Linn Brown and all the other employees pack up the last remnants of Ben Franklin Monday Oct. 29th.Brown has worked at the store for 27 years. She said watching the store empty has been an emotional experience. She said more than anything, she’s going to miss being able to bring her grandchildren to the craft store for the penny candy.
Owner of the store, Gary Hampel, has been with the Webster Groves store since the beginning, 30 years ago in 1982. Hampel’s family owned Ben Franklin craft stores throughout the area and when Hampel graduated from college he went straight to managing his own store.
Between a struggling economy and rising rent prices from Webster University, the owner of the land, Hample couldn’t keep the store open any longer. Greg Gunderson, Webster University vice president and chief financial officer, said in a September interview with the Journal Ben Franklin had been paying rent 40 percent below market value. The university unsuccessfully attempted to negotiate the rent in order to bring it closer to market value.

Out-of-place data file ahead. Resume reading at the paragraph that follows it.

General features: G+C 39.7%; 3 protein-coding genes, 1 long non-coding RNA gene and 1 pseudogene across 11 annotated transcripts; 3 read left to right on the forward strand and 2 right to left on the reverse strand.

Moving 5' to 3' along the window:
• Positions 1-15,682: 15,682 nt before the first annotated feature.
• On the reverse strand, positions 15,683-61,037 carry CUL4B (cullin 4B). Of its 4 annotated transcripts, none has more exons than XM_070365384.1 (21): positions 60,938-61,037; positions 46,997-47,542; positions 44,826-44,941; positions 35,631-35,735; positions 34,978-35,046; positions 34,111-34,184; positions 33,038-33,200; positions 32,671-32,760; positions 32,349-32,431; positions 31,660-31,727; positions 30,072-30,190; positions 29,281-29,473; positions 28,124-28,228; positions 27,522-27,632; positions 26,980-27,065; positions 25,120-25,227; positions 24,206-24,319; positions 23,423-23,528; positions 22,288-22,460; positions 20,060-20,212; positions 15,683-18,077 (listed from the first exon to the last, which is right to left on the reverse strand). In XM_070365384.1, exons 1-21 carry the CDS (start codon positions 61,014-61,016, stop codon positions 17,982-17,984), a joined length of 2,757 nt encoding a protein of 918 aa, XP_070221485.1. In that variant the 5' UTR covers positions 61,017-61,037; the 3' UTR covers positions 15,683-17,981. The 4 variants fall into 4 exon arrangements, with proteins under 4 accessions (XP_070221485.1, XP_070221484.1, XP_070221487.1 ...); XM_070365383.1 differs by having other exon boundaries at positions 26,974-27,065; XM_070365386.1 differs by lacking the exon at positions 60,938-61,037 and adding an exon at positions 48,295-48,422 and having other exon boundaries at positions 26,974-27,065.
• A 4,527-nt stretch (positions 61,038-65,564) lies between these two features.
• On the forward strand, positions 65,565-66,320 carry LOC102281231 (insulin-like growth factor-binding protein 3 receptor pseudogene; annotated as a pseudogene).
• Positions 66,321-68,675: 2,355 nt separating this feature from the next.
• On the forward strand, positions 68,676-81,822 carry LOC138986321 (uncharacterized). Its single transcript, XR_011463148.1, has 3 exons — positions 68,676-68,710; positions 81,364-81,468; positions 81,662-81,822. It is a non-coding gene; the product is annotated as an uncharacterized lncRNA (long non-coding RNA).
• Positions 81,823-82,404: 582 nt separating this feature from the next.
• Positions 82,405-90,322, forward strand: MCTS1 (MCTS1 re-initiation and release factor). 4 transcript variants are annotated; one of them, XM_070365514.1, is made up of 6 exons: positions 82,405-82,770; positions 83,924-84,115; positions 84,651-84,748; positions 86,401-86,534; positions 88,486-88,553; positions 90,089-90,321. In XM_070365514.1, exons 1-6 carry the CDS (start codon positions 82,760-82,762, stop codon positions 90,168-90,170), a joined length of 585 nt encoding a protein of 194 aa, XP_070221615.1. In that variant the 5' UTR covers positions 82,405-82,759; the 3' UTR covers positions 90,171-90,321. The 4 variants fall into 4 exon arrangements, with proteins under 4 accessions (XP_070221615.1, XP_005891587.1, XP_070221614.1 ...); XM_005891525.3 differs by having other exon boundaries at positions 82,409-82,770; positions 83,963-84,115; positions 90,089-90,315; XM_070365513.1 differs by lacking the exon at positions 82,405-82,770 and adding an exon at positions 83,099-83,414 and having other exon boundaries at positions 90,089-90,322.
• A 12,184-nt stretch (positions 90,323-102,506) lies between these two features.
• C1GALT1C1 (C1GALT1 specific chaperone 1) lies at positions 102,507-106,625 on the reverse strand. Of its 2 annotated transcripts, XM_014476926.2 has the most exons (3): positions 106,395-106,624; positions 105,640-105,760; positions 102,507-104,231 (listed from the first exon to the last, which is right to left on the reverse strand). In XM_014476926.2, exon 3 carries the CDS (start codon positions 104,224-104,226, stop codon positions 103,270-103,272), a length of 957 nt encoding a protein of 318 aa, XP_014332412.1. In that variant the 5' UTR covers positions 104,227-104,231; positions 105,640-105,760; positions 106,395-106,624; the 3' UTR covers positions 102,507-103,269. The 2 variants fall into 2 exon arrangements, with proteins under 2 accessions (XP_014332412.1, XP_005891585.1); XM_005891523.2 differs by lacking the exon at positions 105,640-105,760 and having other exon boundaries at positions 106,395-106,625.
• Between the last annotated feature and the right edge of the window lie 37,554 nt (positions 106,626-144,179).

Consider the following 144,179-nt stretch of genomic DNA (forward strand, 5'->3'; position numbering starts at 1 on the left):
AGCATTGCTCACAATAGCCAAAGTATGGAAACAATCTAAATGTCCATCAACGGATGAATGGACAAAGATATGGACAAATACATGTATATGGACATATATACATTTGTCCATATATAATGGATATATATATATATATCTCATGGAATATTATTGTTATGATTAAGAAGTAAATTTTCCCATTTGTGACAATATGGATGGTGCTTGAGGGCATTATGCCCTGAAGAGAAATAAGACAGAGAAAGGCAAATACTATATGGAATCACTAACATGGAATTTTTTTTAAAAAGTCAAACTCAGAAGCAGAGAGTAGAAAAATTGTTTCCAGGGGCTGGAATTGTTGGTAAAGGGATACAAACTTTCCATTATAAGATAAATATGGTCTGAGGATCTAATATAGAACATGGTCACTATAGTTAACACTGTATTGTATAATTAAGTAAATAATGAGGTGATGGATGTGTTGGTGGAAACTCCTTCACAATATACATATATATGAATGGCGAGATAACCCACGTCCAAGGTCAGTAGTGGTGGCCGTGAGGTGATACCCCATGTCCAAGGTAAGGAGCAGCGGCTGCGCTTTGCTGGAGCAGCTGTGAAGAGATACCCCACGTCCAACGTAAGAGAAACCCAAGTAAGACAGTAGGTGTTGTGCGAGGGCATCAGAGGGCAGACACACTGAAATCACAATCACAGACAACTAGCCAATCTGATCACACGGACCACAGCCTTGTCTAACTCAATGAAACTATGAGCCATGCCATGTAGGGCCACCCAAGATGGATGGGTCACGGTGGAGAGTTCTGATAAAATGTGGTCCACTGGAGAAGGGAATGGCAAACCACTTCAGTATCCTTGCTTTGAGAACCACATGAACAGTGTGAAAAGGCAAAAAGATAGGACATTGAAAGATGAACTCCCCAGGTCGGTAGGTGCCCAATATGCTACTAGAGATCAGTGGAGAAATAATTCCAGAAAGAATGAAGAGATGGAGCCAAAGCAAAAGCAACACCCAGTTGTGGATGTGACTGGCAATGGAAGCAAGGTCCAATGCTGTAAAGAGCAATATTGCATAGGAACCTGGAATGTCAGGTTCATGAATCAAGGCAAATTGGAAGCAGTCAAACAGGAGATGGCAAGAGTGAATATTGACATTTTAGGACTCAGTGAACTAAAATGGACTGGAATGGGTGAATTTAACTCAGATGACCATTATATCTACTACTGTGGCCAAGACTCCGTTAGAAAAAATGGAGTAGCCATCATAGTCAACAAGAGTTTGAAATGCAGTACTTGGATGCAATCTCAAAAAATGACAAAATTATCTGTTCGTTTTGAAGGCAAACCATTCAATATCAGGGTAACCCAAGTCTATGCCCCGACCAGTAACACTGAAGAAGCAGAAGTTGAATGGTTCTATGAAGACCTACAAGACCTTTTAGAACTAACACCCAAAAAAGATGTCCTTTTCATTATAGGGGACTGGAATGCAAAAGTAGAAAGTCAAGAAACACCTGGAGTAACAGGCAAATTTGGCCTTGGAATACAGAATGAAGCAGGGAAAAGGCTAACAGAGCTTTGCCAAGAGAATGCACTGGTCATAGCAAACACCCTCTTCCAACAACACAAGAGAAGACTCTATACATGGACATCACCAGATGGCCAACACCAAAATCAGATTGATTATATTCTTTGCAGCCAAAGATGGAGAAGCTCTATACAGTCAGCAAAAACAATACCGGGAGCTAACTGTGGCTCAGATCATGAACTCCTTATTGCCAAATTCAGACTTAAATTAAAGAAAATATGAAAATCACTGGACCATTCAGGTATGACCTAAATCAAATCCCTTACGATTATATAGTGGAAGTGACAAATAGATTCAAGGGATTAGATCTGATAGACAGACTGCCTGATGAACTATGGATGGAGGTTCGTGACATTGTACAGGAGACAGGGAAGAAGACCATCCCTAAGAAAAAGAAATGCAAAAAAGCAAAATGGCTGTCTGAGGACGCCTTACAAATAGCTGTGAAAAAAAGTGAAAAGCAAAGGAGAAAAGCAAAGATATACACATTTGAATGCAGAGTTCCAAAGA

When Hampel couldn’t pay for the new rent from the university, he announced that the store would be closing.
“Customers have been coming back just to tell me goodbye, without even buying anything,” said Hampel.
The store has slowly been emptying out week by week until all that was left on the final day were a few odds and ends and some floral arrangement. Everything was on sale, including the racks the remaining items were displayed on.
“That’s it everyone. Let’s go to lunch,” Hampel shouted right at noon, announcing the final time Ben Franklin would close its doors.
Smiles, laughter and hugs were shared between the employees and final few customers. They left the store together to grab lunch across the street at Roadhouse.
“There is some sadness but some optimism for the future,” Hampel said.